Welcome to another rousing edition of Black Coffee, your off-beat weekly round-up of what’s been going on in the world of money and personal finance.
Are you ready? I know I am, so here we go …
“You can fool all the people some of the time, and some of the people all the time, but you cannot fool all the people all the time.”
— Abraham Lincoln
“Everybody sooner or later has to drop the luggage of illusions.”
— Carlos Santana
Credits and Debits
Debit: On Friday, the Bureau of Labor Statistics (BLS) reported that the 4.1% unemployment rate is at its lowest point in 17 years. Then again, the devil is in the details because because nearly one million (!) Americans dropped out of the labor force last month. As a result, there are now a jaw-dropping 95,385,000 people not working. That’s an all-time record.
Debit: To show you how the government’s statistical hocus pocus keeps most people in the dark, consider this: Although October employment rolls dropped by nearly a half-million Americans, the unemployment rate denominator dropped even more — which translated into an actual decrease in the unemployment rate. By the way, the government’s inflation numbers are even more misleading.
Debit: Meanwhile, the yield curve between 5- and 30-year Treasuries is at its flattest point since November 2007. Flattening curves are not only a reflection of the trillions in currency printed since 2008 — as that cash desperately looks for somewhere “safe” to hide — but they also forecast economic recessions with 100% accuracy. Yes, 100%.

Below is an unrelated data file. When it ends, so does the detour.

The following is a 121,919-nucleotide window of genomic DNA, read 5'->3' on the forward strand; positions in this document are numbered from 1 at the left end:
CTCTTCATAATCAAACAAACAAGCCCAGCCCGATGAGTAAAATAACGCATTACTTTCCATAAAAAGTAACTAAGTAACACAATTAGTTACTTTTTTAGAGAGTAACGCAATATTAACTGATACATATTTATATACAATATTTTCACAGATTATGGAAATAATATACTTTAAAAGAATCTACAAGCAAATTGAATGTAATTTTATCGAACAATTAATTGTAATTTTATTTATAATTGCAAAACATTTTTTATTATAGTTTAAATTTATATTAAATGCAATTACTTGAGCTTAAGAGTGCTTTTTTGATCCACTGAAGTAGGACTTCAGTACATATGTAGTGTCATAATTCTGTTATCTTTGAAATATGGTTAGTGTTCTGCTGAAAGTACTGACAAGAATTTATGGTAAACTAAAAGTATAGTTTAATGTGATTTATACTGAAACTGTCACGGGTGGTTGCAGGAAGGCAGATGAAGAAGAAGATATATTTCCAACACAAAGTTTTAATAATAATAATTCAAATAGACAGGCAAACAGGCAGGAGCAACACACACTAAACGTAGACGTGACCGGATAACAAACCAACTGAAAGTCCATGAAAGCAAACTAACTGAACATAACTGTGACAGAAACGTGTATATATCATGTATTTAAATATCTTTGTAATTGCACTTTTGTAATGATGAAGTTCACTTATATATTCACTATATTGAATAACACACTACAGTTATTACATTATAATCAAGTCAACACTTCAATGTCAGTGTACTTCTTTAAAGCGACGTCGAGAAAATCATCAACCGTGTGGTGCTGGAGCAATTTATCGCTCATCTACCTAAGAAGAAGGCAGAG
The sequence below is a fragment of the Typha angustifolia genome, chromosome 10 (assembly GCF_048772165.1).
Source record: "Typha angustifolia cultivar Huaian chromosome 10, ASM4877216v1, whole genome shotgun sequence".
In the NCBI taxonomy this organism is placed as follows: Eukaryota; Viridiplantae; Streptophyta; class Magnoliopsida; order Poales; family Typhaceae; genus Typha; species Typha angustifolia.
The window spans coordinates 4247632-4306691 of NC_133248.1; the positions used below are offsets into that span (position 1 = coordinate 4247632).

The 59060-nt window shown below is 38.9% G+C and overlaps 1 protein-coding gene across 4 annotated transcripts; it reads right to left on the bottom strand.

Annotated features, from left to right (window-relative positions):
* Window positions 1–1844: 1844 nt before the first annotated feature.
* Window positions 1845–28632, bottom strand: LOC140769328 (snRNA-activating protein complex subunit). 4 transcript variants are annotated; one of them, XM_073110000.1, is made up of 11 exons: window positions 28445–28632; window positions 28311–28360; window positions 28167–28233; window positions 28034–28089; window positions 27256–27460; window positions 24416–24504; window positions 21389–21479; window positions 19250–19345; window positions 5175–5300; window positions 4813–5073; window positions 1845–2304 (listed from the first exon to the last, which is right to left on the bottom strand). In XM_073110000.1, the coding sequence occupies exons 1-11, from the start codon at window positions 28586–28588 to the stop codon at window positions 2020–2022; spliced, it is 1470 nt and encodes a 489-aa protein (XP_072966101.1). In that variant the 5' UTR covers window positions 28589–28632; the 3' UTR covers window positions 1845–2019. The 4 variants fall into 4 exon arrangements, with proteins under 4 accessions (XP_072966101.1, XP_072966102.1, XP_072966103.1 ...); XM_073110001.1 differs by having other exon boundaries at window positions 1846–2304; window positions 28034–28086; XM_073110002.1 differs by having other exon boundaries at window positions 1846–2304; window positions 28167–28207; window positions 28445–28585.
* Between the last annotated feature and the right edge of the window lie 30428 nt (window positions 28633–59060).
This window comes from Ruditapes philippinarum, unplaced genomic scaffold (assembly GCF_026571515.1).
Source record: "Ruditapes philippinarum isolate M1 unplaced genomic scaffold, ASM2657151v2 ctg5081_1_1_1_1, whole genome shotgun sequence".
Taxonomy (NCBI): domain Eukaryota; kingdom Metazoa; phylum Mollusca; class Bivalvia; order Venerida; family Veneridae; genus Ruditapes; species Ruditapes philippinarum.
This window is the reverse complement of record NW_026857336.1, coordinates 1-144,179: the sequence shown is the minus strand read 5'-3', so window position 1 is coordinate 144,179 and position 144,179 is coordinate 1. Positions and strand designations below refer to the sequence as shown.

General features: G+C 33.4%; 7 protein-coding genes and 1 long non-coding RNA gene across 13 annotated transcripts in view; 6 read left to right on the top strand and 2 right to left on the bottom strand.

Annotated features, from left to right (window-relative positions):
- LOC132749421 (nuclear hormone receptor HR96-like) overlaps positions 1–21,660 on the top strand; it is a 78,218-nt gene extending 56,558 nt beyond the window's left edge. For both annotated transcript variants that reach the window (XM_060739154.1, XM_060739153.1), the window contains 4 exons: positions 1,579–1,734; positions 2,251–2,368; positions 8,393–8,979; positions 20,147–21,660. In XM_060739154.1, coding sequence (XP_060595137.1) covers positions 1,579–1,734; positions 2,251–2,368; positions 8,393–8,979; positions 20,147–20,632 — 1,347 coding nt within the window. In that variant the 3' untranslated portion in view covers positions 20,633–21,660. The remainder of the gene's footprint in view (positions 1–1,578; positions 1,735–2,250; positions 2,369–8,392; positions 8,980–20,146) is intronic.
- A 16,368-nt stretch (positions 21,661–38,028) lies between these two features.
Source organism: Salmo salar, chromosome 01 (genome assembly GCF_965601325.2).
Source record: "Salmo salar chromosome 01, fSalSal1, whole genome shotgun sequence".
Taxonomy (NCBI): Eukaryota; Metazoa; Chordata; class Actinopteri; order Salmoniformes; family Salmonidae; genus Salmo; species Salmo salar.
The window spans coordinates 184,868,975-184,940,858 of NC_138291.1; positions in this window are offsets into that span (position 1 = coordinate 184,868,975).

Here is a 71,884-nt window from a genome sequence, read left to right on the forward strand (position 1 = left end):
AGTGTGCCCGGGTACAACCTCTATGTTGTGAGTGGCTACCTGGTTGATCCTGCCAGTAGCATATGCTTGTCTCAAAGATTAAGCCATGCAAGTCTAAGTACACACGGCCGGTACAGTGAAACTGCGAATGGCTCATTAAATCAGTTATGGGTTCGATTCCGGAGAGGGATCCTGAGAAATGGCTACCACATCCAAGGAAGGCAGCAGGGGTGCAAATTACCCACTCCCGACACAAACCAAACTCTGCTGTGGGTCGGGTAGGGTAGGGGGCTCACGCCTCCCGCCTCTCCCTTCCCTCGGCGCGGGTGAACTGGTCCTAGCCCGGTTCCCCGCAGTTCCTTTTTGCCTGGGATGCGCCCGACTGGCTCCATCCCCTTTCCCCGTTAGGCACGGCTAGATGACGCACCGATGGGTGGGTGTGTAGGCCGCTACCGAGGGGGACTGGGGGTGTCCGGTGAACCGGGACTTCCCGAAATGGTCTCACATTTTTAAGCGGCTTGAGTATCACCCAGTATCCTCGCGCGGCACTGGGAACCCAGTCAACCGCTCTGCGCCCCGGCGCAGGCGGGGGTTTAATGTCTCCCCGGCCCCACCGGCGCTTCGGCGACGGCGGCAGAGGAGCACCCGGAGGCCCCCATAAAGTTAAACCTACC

Credit: Those flattening yield curves don’t seem to be bugging the gainfully employed — which is 95.9% of all Americans if you believe the number necromancers at the BLS. The latest consumer confidence survey found that the number of folks who plan on taking a vacation within the next six months spiked to the best level on record, dating back to 1978. It’s unknown how many of those are permanent vacations.
Debit: Speaking of the gainfully employed, as the Daily Bell notes, “Just because a Ponzi scheme is run by a government doesn’t mean it won’t collapse; and the situation in Kentucky serves as a dire warning about larger pension systems including Social Security.” There’s a reason why many Kentuckians are now retiring in droves: They want the pension cash they were promised before their fund goes bust. Smart.
Credit: The good news is, it appears California politicians are finally waking up to the pension problem they created. Sacramento finance director, Leyne Milstein, says his city’s pension costs will double in seven years. The strong real estate market has increased the city’s revenues — but they haven’t increased as much as pension costs. “It’s not sustainable,” Milstein said. Ya think? Welcome to reality, Leyne.
Debit: Of course, the world’s central banks continue to use the printing press to stave off the coming pension crises, and solve every other financial problem that plagues their debt-based Ponzi scheme masquerading as the International Monetary System — but it’s going to come back to bite us all in the end. And in ways most Americans could never imagine.
Debit: I guess the good news is that as long as those central banks can keep control of the markets by printing unlimited amount of fiat currency, asset prices will continue to climb, as evidenced by US home prices, which rose in September at the fastest pace in more than three years.
Debit: Then again, US homes have never been less affordable — especially for everyone trying to make ends meet on Main Street.
Credit: The day is coming when when the world finally recognizes that more dollar-denominated debt has been issued than can ever realistically be paid back — and that’s the day the “Almighty Dollar” will become no better than the Mexican peso. After all, it’s not as if this hasn’t happened before. Behold: